You may not know their name, but you know their work.
From the Wilson volleyball in Cast Away to the hover board in Back to the Future… whether you take the red pill or the blue pill in The Matrix or lift a boom box over your head in Say Anything, these items, as iconic as they’ve become, are classified as one thing: props.
A prop, in any given production, is anything the actor touches, consumes or interacts with outside of their costume or wardrobe. On the onset, it sounds simple, but the beauty behind the art form is the research and meticulous process of sourcing the right prop that not only gives an actor a tool to play with, but builds their character and turns that object into an extension of who they are.
The responsibility is significant and it belongs to an unsung hero in Hollywood. Someone who over the years has presented audiences with iconic and memorable props. Props that in some cases, have become as synonymous in pop culture as the film itself. This of course, is none other than the property master or prop master.
A prop master is a department head in a production who runs the prop department. Their work starts in pre-production, often six to eight weeks before principal photography begins and sometimes earlier for high concept or period productions. In close conjunction with the art department, sets, production designer, costume designer, director and actors, the prop master must carefully choose props that fit within the production’s environment, color pallet, time period and character alignment.
The prop master must also be a subject matter expert. If the story is about a barber shop, the prop master must fully understand the type of clippers, styling gels and other accessories the actors will be using, so they can not only source the correct props but also show the actors how to use them. In the case of a futuristic science fiction film, a prop master must create and source props that feel accurate and appropriate to the time period, environment and core plotline. They have the task of identifying props that help make the characters relatable to the audience, despite the onscreen world looking nothing like our own.
Scott Bauer, a highly-accomplished, 20-year veteran of the industry, has continued to hone his craft as the brand landscape has evolved and brand placement has become more prevalent. As it relates to getting it right, education plays a most important role.
“We do a great deal of research and think about every aspect of what a character would use, and more importantly, why they would use it,” he says. “It lends itself to authenticity and what feels most natural to the storyline.”
It is often said that if a prop master is doing their job right, you won’t even notice their work, because everything in the frame will seem completely natural and organic to its environment. In a term known as “layering”, a first coat of paint is applied to the set and the prop master and their team goes in and adds all the personal touches that round out who a character is and why the audience ought to care about them – from the type of water bottle they have in their cubicle, brand of headphones they wear when they go for a run to the type of watch they wear every day.
In the past, getting brand props wasn’t exactly the easiest proposition. Sometimes, the prop masters needed to create things from scratch (still a practice today, but not as prevalent as in years past) and only due to their skill and talent did the props work within the framework of a story. Even getting real brands on board provided a real challenge.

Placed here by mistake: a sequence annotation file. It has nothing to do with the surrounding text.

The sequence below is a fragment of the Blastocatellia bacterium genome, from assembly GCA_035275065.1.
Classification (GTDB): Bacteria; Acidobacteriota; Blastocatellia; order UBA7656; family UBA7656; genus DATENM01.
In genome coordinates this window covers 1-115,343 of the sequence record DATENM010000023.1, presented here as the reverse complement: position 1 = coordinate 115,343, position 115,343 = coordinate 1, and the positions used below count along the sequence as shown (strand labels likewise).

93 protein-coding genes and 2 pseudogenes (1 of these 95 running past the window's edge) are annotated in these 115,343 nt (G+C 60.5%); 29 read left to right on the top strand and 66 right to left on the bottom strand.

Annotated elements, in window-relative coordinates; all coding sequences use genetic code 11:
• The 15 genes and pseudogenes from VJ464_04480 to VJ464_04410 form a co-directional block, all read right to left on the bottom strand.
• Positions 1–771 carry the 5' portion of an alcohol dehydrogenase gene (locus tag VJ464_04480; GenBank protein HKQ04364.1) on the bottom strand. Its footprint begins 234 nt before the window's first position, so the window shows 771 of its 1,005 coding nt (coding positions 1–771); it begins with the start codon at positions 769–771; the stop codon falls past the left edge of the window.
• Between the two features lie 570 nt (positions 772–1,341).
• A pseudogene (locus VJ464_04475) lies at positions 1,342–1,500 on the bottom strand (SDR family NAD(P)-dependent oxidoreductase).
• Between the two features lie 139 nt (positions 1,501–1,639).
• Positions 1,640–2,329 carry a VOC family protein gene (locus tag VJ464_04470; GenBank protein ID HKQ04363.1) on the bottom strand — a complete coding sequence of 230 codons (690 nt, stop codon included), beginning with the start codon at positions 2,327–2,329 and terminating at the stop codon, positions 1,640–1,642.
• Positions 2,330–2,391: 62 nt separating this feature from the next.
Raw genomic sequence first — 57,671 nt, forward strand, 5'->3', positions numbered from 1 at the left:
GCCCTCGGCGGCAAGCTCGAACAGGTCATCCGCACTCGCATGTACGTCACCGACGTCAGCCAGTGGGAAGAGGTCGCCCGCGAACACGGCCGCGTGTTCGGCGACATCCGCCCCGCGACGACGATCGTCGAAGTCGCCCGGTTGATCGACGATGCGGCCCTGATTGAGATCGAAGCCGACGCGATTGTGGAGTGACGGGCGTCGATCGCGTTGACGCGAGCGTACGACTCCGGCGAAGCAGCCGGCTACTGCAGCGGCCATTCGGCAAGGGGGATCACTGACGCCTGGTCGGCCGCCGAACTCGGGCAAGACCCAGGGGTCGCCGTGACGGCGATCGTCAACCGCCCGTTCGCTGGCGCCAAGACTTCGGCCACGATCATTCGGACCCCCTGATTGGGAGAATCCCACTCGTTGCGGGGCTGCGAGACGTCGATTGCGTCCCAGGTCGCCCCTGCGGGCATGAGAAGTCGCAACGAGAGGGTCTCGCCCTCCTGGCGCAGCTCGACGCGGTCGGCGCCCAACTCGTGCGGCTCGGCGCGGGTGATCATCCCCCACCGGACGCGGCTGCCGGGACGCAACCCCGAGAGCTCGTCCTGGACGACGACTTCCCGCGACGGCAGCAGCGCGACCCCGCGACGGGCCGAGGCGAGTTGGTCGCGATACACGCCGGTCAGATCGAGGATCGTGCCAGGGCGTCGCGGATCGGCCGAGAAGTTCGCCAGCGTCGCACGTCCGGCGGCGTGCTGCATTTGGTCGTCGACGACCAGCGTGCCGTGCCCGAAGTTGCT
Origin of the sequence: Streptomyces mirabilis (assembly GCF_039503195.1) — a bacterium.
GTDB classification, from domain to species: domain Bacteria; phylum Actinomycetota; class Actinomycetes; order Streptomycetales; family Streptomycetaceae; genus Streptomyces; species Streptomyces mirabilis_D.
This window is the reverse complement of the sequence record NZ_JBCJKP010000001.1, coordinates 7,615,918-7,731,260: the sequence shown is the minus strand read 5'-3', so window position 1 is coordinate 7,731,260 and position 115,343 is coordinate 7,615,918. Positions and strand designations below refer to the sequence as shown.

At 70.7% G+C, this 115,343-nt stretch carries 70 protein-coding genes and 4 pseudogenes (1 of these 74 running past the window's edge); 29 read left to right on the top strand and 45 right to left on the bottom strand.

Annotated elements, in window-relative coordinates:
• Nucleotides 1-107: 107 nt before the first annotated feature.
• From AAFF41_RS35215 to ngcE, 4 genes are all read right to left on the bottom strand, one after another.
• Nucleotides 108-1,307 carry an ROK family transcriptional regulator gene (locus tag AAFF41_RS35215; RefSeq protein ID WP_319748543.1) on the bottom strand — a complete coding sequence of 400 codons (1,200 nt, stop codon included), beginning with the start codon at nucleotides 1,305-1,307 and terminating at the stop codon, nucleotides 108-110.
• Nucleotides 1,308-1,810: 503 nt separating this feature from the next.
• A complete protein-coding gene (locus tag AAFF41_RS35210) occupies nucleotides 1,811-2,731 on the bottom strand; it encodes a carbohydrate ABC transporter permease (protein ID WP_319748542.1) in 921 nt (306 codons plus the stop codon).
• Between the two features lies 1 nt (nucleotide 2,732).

“Years ago I would have been scrambling to find product where I could,” said Bauer. “Having that relationship with the product placement companies and the brands really gives me creative freedom to help me do my job and to tell the story that much better.”
That said, it is still incumbent upon the creative teams to work with brands to articulate the importance of trusting the process and that they all take stewardship of a brand’s product seriously. And it all starts with keeping the lines of communication open.
“I think everybody needs to have an open mind and an open dialogue about what the brand or product can do for the scene,” noted Bauer. “Trying to force a product into a scene that doesn't necessarily work, just to get the product in there, is a problem. I think if there's an open dialogue between the production, the prop master, the client, and the product, I think that's the best route to take.”
Indeed, Bauer, in looking at his track record, knows what he’s talking about. From TV to film, he has mined the creative landscape to not only follow the core story, but to find and use the margins and opportunities to add nuance which, ultimately, can make a story even better — another facet of integration and trust that brands should understand.
“[Brand should be] open to different ways the product can be used. Most prop masters are fairly savvy with that,” said Bauer. “Brands must trust the creative process because, generally, prop masters and producers are not going to be irresponsible with a product, so brand should get over the fear of that.”
Props can carry tremendous weight throughout a story – whether it’s a top that our hero spins to determine if the world he’s in is real or just another dream, or a piece of candy that makes us realize that an extra-terrestrial is not much different than us. When a brand can be a part of a moment like that, it transcends anything they could achieve in a 30-second ad spot because they are now an essential part of a story that will live on beyond production.
As Hollywood, a town built on relationships, continues to illustrate the power of honest collaboration with brands looking to make an impact — and as more and more content is created by the incumbents and newcomers — there is ample opportunity to continually create meaningful moments and partnerships with the experts, like the prop masters, who live it every day.